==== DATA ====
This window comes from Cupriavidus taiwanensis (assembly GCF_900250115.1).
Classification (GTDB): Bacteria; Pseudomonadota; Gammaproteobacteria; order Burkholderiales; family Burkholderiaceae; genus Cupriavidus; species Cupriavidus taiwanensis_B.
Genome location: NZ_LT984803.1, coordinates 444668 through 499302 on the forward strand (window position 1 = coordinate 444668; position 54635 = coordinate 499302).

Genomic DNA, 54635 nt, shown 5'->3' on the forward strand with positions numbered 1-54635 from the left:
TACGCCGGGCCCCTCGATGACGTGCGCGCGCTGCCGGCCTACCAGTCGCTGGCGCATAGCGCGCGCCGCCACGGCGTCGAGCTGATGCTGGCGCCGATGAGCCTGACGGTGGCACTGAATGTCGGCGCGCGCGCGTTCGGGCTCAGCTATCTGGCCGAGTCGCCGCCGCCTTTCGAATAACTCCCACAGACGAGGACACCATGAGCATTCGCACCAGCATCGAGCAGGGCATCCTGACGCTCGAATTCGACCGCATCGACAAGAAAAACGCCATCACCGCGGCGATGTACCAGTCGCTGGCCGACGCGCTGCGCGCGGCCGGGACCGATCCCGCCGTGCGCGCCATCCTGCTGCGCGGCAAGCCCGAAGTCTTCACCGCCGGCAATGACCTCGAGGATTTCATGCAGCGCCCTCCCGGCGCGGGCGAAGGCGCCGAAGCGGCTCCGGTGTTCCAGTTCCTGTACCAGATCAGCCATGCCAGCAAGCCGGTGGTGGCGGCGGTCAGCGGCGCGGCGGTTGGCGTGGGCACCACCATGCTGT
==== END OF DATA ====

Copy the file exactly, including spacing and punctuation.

This window comes from Cupriavidus taiwanensis (assembly GCF_900250115.1).
Classification (GTDB): Bacteria; Pseudomonadota; Gammaproteobacteria; order Burkholderiales; family Burkholderiaceae; genus Cupriavidus; species Cupriavidus taiwanensis_B.
Genome location: NZ_LT984803.1, coordinates 444668 through 499302 on the forward strand (window position 1 = coordinate 444668; position 54635 = coordinate 499302).

Genomic DNA, 54635 nt, shown 5'->3' on the forward strand with positions numbered 1-54635 from the left:
TACGCCGGGCCCCTCGATGACGTGCGCGCGCTGCCGGCCTACCAGTCGCTGGCGCATAGCGCGCGCCGCCACGGCGTCGAGCTGATGCTGGCGCCGATGAGCCTGACGGTGGCACTGAATGTCGGCGCGCGCGCGTTCGGGCTCAGCTATCTGGCCGAGTCGCCGCCGCCTTTCGAATAACTCCCACAGACGAGGACACCATGAGCATTCGCACCAGCATCGAGCAGGGCATCCTGACGCTCGAATTCGACCGCATCGACAAGAAAAACGCCATCACCGCGGCGATGTACCAGTCGCTGGCCGACGCGCTGCGCGCGGCCGGGACCGATCCCGCCGTGCGCGCCATCCTGCTGCGCGGCAAGCCCGAAGTCTTCACCGCCGGCAATGACCTCGAGGATTTCATGCAGCGCCCTCCCGGCGCGGGCGAAGGCGCCGAAGCGGCTCCGGTGTTCCAGTTCCTGTACCAGATCAGCCATGCCAGCAAGCCGGTGGTGGCGGCGGTCAGCGGCGCGGCGGTTGGCGTGGGCACCACCATGCTGT